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Analyzing a Pulse

chiques

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Hello Community,
I am trying to learn how to analyze the quality of pulse and from what I understand the 'ripple' or 'overshoot' is considered noise. I have a pwm that I sourced (somewhere, I can't recall) and I have a cheap function generator. I configured both so they are generating the same pulse. I see the following differences, can anyone give me some insight on what the differences are?

1621386021605.png


1621386030840.png


I circled the differences in I saw in the peaks, not sure what they mean though.

Thank you for any insight.
 

danadakk

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The damped oscillatory waveform you see in first waveform
is fundamentally a LC resonance in system. Typically distributed
L and C in the signal path. Possible scope probe ground lead L
can aggravate. Or transmission line issues.




The PWM waveform looks like Vdd noise on the logic level output
of the PWM. Possible clock noise bleed thru as well. Eg, internal
parasitic C and common mode noise due to switching activity.

Look at spectrum to get clues as to frequency components.

When looking at noise to get worst case pk-pk put your scope on infinite
persistence and watch the sampling process aggregate noise generated.

Bypass caps critical in fine grained suppression, not all caps, for equal C,
yield same esr behaviour -

1621391198355.png


Generally supply pins both bulk and ceramic in parallel. Chip datasheets usually have
recommendations.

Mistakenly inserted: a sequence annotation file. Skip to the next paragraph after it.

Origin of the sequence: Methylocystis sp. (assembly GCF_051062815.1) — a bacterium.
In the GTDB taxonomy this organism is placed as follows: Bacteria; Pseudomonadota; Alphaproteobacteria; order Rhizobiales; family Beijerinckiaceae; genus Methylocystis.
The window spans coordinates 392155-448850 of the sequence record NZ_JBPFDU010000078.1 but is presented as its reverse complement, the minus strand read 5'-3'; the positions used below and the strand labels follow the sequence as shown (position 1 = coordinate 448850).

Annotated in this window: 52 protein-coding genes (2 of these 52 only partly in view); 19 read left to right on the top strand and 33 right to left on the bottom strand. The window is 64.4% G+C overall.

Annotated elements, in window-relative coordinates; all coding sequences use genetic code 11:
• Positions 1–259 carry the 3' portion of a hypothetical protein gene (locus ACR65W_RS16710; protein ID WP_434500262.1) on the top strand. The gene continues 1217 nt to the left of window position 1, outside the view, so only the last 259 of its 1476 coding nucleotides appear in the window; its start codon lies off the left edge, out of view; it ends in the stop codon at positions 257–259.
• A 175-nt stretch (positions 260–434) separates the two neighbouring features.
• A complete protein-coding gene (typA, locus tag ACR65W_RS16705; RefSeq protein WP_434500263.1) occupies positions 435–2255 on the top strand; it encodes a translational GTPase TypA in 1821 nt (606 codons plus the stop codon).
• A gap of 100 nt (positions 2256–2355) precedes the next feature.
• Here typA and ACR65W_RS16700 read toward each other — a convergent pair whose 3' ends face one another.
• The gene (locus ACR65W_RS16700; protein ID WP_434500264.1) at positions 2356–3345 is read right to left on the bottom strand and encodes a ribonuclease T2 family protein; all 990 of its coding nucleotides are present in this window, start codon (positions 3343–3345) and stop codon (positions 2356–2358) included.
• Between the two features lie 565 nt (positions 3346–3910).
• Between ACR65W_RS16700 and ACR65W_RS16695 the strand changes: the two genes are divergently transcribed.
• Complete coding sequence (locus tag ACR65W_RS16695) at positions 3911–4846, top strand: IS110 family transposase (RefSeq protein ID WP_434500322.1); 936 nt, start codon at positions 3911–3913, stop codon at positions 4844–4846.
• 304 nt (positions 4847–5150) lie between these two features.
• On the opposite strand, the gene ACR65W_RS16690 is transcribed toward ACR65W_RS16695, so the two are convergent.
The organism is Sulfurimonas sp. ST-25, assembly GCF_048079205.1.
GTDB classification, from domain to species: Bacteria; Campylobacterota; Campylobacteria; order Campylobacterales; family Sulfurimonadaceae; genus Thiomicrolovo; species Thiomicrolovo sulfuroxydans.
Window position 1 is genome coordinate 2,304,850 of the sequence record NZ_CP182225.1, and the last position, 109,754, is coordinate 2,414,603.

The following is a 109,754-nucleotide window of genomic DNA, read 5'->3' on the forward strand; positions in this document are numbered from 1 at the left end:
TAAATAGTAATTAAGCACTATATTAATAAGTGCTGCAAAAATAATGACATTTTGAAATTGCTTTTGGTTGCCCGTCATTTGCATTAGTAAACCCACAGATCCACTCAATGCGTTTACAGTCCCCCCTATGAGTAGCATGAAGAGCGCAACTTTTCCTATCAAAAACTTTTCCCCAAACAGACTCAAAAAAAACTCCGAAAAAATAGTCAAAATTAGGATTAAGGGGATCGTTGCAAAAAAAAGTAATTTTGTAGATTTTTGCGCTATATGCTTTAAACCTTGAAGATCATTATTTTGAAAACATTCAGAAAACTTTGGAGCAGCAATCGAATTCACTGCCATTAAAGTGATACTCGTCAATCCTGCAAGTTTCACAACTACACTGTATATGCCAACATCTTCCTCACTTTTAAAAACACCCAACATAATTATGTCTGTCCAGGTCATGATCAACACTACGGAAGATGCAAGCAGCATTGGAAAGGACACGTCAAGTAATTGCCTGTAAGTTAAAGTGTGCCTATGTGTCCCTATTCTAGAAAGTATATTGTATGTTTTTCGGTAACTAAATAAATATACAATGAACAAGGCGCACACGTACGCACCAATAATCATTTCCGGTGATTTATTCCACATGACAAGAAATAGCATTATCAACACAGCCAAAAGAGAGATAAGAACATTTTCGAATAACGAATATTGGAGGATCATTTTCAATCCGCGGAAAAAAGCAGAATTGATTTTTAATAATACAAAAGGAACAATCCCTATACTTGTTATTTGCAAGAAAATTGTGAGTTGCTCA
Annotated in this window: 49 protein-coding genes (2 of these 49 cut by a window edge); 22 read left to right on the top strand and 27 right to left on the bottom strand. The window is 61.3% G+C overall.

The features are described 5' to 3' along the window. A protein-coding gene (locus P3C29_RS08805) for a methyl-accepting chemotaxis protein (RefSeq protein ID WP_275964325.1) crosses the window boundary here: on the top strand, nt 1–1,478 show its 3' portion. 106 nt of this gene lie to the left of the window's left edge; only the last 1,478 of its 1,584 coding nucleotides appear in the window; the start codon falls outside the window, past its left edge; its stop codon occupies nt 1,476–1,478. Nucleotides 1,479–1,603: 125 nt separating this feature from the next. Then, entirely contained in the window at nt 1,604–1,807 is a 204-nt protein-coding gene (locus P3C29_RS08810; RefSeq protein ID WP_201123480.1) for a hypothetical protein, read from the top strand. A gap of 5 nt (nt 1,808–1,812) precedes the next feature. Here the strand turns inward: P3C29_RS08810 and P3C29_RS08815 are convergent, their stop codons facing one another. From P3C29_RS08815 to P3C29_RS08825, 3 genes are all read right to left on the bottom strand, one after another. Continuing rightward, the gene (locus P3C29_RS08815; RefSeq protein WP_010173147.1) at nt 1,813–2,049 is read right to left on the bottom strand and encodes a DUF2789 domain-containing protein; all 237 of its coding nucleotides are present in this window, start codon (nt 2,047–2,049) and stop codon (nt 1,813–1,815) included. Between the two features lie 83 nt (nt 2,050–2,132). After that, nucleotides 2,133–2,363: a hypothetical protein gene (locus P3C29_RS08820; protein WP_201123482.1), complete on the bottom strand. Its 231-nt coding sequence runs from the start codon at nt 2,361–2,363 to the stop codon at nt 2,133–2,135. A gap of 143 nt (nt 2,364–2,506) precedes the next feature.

Regards, Dana.
 
Last edited:

c_mitra

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Hello Community,
I am trying to learn how to analyze the quality of pulse and from what I understand the 'ripple' or 'overshoot' is considered noise. I have a pwm that I sourced (somewhere, I can't recall) and I have a cheap function generator. I configured both so they are generating the same pulse. I see the following differences, can anyone give me some insight on what the differences are?

First of all, you are trying to produce a square pulse.

They are very useful in switching applications; kind of on and off states.

Mathematically, they are discontinuous functions. The rising and falling parts of the square wave are not well-behaved functions. In most diagrams, however, you will see that they are drawn with a slope (finite rising and falling times) and that avoids one problem.

Next you will see the corner (where the vertical line joins the horizontal line and vice-versa)- these are also singular points.

xfourier_04.png

The ringing at the corner point is called the Gibbs' phenomena. It can be reduced but cannot be eliminated. To get another idea, see

The higher the bandwidth, the cleaner it looks. But whatever you may do, the horizontal part of the square wave will always appear noisy.

In short, your signals are fine.
 

Easy peasy

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how you probe these waveforms makes a huge difference to what you see on a scope, soldering the 1:1 scope lead to the signal is the only way to get real measurements for rise times < 1nS - the ripples you see may well be artifact of the terminations you are using ...
 

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